بِسْمِ اللَّهِ الرَّحْمَٰنِ الرَّحِيمِ
In the Name of Allah, the All-beneficent, the All-merciful
لَمْ يَكُنِ الَّذِينَ كَفَرُوا مِنْ أَهْلِ الْكِتَابِ وَالْمُشْرِكِينَ مُنْفَكِّينَ حَتَّىٰ تَأْتِيَهُمُ الْبَيِّنَةُ
The disbelievers from among the People of the Book and the polytheists were not set apart until the manifest proof had come to them (98:1).
رَسُولٌ مِنَ اللَّهِ يَتْلُو صُحُفًا مُطَهَّرَةً
a Messenger from Allah reciting impeccable scriptures, (98:2).
فِيهَا كُتُبٌ قَيِّمَةٌ
wherein are upright writings. (98:3).
وَمَا تَفَرَّقَ الَّذِينَ أُوتُوا الْكِتَابَ إِلَّا مِنْ بَعْدِ مَا جَاءَتْهُمُ الْبَيِّنَةُ
And those who were given the Book did not divide, except after the manifest proof had come to them. (98:4).
وَمَا أُمِرُوا إِلَّا لِيَعْبُدُوا اللَّهَ مُخْلِصِينَ لَهُ الدِّينَ حُنَفَاءَ وَيُقِيمُوا الصَّلَاةَ وَيُؤْتُوا الزَّكَاةَ وَذَٰلِكَ دِينُ الْقَيِّمَةِ
Yet they were not commanded except to worship Allah, dedicating their faith to Him as men of pure faith, and to maintain the prayer and pay the zakat. That is the upright religion. (98:5).
The words 'from among' (min) in the verse:
“The disbelievers from among the People of the Book and the polytheists were not set apart until the manifest proof had come to them” (al-Bayyinah, 98:1).
a. Distinction (tabyin), meaning distinguishing the group of the disbelievers; in which case the verse is referring to their condition before the prophetic mission. They were all disbelievers, whether they apparently accepted a divine scripture that had actually been distorted, or they did not accept any scripture, like the idol worshippers.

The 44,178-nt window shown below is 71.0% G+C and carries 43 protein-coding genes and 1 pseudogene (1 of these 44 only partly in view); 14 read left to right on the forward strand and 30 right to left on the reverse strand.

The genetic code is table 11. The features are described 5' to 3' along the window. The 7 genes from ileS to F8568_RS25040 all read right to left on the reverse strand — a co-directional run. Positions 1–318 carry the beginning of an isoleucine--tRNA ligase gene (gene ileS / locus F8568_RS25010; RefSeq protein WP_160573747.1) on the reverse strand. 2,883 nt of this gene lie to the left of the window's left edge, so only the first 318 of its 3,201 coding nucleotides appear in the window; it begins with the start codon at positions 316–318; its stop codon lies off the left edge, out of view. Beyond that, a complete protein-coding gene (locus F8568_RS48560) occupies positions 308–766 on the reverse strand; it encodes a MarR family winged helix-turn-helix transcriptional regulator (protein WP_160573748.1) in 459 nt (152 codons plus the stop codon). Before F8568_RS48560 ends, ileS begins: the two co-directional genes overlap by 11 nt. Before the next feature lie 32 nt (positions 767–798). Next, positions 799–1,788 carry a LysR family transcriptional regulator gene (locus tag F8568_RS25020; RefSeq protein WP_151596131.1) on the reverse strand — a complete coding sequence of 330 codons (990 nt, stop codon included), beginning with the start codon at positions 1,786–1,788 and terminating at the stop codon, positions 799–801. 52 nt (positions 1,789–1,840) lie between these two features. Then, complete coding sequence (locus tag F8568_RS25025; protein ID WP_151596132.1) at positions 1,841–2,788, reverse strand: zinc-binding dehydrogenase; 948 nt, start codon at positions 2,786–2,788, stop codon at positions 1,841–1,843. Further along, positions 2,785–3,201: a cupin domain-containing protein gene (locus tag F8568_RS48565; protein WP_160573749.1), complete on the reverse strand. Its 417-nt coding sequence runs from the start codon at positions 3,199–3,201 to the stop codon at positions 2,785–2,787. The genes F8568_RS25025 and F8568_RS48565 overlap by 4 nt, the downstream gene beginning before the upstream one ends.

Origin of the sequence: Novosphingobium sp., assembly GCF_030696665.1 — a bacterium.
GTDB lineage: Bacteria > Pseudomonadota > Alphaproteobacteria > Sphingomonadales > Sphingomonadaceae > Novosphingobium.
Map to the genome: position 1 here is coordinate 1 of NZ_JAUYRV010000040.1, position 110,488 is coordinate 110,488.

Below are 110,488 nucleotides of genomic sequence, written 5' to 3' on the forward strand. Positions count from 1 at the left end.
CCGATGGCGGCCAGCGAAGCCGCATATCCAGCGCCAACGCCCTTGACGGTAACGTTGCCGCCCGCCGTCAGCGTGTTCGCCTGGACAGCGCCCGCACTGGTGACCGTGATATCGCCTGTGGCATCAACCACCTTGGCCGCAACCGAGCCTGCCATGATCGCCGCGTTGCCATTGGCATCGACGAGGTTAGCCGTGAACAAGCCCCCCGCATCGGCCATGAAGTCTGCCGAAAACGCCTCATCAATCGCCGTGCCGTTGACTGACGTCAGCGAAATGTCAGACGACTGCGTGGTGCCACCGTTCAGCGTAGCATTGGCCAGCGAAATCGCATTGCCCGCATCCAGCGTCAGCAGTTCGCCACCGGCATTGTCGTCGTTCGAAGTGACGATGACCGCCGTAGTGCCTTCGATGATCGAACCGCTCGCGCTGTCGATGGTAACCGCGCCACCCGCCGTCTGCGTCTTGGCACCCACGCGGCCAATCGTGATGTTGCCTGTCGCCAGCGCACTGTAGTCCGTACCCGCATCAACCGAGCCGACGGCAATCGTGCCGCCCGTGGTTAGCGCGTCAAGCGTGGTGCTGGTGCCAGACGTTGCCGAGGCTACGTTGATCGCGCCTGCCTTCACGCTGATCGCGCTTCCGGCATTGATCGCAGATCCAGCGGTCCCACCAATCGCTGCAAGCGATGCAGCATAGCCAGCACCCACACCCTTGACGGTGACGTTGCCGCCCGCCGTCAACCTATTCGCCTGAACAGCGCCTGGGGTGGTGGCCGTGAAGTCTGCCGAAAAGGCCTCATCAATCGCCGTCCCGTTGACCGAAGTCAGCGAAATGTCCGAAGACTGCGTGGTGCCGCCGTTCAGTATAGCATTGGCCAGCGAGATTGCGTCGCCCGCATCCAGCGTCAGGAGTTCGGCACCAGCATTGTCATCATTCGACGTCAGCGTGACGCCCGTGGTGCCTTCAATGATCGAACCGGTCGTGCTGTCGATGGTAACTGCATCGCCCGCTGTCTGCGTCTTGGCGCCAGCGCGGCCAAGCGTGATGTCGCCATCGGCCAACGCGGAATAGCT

b. Division (tab’id): In which case the verse is referring to their condition after the prophetic mission had begun, whereby the verse rebukes that group among them that persisted in their unbelief and error.
Those people who have received a divine scripture are referred to in various ways. So, sometimes they are referred to as 'The People of the Book' (ahl al-kitab), and sometimes they are referred to as 'Those who were given the Book.' The difference between these two expressions is:
a. 'The People of the Book' mean the followers of divine religions; hence they are mentioned separately from the polytheists who are idol-worshippers.
b. Whereas 'Those who were given the Book' refers to those to whom the Book had been sent down, meaning that the address is directed to them as in Allah's saying:
“Mankind were a single community; then Allah sent the prophets as bearers of good news and as warners, and He sent down with them the Book with the truth, that it may judge between the people concerning that about which they differed, and none differed in it except those who had been given it, after the manifest proofs had come to them, out of envy among themselves.” (al-Baqarah, 2:213).
The discussion in this verse is actually about everyone to whom messengers were sent.
But regardless of which group they are from, whoever reject divine guidance the outcome is one and the same, that is they differ about guidance. The disagreement may be within a single divine religion, as in Allah's words
“When Jesus brought the manifest proofs, he said, “I have certainly brought you wisdom, and [I have come] to make clear to you some of the things that you differ about. So, be wary of Allah and obey me.” (az-Zukhruf, 43:63).
“Indeed, Allah is my Lord and your Lord; so, worship Him. This is a straight path.” (az-Zukhruf, 43:64).
But the factions differed among themselves. So, woe to the wrongdoers for the punishment of a painful day.” (az-Zukhruf, 43:65).
It may also, not be within a single religion, as in:
“Had Allah wished, those who succeeded them would not have fought each other after the manifest proofs had come to them. But they differed. So, there were among them those who had faith and there were among them those who were disbelievers...” (al-Baqarah, 2:253).